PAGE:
Compounds 2c (indole-thiadiazole) and 3d (indole-triazole) demonstrated excellent activity against MRSA at a much higher level than ciprofloxacin. It was observed that compounds 1h, 2h and 3h had MIC values of 6.25 µg/mL, which is the same as for ciprofloxacin. All these compounds have a m-chlorophenyl group as a substituent. This shows that both the indole ring and the side chains are important for activity. Singh stated that chloro substituents for triazolylindole derivatives were beneficial as well as hydroxy and methoxy substitution for activity.29

Most of the tested indole derivatives were found to be highly active against C. krusei. Between the tested indoles, the most active compounds were found in the indole-triazole group, followed by the indole-thiadiazole group. These results suggest that the tested indole derivatives are eligible for development as candidates, especially compound 3d, which is a promising lead compound mainly against MRSA and C. krusei. However, further research needs to be performed to determine the specific mode of action and approve indole derivatives as antimicrobial agents.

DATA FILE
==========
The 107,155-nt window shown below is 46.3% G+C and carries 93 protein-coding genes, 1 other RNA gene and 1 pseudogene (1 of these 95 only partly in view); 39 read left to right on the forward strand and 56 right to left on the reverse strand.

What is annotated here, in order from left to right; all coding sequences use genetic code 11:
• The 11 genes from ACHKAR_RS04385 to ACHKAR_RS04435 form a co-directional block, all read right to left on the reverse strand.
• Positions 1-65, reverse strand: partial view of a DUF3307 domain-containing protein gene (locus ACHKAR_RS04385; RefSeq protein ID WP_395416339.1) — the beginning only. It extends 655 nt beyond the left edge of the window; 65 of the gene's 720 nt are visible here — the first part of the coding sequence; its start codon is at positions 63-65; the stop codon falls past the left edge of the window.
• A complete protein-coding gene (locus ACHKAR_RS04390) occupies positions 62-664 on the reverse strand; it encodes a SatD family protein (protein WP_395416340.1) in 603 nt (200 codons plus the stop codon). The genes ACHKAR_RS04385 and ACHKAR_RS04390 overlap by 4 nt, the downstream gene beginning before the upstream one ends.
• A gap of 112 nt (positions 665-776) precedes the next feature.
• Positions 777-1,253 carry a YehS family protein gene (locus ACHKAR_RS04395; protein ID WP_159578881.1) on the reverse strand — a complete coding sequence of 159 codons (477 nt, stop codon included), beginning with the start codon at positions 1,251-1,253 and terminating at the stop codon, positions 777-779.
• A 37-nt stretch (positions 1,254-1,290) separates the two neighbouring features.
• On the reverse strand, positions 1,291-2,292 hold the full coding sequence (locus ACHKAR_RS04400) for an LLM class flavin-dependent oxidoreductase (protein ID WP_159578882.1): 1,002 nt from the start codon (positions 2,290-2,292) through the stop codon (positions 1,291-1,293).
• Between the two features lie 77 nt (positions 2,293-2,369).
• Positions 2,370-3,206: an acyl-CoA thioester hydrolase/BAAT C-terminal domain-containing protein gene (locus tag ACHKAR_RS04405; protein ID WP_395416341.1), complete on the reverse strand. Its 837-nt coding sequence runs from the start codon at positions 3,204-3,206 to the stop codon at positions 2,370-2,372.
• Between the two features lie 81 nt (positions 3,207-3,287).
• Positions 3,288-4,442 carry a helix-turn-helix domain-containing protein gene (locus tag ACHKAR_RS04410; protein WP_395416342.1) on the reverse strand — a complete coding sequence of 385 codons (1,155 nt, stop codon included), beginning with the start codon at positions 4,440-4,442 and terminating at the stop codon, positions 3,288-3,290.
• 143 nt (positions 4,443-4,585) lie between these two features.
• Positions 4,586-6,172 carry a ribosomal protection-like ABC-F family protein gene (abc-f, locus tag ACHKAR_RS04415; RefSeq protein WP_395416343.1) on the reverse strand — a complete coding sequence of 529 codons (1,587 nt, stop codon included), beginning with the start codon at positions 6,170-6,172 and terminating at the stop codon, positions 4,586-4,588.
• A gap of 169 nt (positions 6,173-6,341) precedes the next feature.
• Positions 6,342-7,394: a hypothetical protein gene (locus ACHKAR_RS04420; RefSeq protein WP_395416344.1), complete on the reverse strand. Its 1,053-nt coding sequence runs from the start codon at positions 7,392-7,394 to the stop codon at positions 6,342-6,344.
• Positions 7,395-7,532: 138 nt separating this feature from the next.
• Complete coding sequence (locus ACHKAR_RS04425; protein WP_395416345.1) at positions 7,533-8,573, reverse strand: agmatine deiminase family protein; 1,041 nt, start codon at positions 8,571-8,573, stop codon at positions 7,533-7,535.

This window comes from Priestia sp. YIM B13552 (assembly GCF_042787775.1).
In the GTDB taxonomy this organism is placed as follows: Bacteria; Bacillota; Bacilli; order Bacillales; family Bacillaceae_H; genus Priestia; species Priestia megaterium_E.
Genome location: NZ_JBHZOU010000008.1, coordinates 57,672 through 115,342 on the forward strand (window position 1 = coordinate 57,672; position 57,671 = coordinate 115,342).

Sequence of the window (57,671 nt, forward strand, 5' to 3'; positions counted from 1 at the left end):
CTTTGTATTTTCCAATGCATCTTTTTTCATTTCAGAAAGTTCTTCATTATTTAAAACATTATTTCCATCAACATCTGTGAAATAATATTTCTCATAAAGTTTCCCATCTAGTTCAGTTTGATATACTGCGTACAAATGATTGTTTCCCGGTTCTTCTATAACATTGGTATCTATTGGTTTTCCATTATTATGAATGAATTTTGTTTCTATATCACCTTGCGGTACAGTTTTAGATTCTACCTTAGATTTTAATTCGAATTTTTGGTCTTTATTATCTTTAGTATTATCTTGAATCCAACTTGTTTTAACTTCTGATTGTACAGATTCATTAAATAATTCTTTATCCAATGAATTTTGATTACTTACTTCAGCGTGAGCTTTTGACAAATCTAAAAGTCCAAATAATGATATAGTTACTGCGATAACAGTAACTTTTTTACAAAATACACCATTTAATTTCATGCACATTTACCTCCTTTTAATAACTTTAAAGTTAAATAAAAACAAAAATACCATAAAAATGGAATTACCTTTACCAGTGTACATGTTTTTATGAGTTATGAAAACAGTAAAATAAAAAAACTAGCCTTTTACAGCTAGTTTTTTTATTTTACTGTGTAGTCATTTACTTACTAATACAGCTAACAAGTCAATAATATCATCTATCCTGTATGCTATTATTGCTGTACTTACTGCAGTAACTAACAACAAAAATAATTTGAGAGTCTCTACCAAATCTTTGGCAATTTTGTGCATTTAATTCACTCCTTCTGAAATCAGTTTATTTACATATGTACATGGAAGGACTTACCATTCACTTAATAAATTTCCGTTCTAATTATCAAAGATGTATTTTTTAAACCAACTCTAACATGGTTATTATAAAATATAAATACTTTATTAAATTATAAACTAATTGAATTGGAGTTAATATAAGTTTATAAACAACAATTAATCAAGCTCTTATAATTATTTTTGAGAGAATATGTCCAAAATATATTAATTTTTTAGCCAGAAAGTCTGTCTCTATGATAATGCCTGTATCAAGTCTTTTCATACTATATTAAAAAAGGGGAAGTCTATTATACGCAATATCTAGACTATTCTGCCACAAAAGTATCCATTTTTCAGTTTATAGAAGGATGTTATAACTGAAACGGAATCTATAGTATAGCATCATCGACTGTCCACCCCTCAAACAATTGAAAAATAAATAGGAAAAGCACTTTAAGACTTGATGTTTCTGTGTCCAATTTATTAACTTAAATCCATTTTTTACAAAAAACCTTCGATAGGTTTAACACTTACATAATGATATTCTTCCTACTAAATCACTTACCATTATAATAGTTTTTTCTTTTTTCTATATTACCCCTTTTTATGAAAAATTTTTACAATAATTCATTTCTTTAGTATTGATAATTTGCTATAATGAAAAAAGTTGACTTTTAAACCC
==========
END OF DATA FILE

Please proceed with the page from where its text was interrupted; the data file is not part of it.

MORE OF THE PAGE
The common use of antifungal molecules combined with insufficient treatment are responsible for promoting these microorganisms’ resistance to drugs used in treatment. The antibacterial and antifungal activity results were thought to be exerted through a target because the introduction of the substituent groups on the indole caused differences in the activity. Therefore, modifications of these compounds should continue to be investigated.


The chemical synthesis part of this work was supported by the Scientific and Technological Research Council of Turkey (TUBİTAK) Research and Development Grant 112S599.

Conflict of Interest: No conflict of interest was declared by the authors.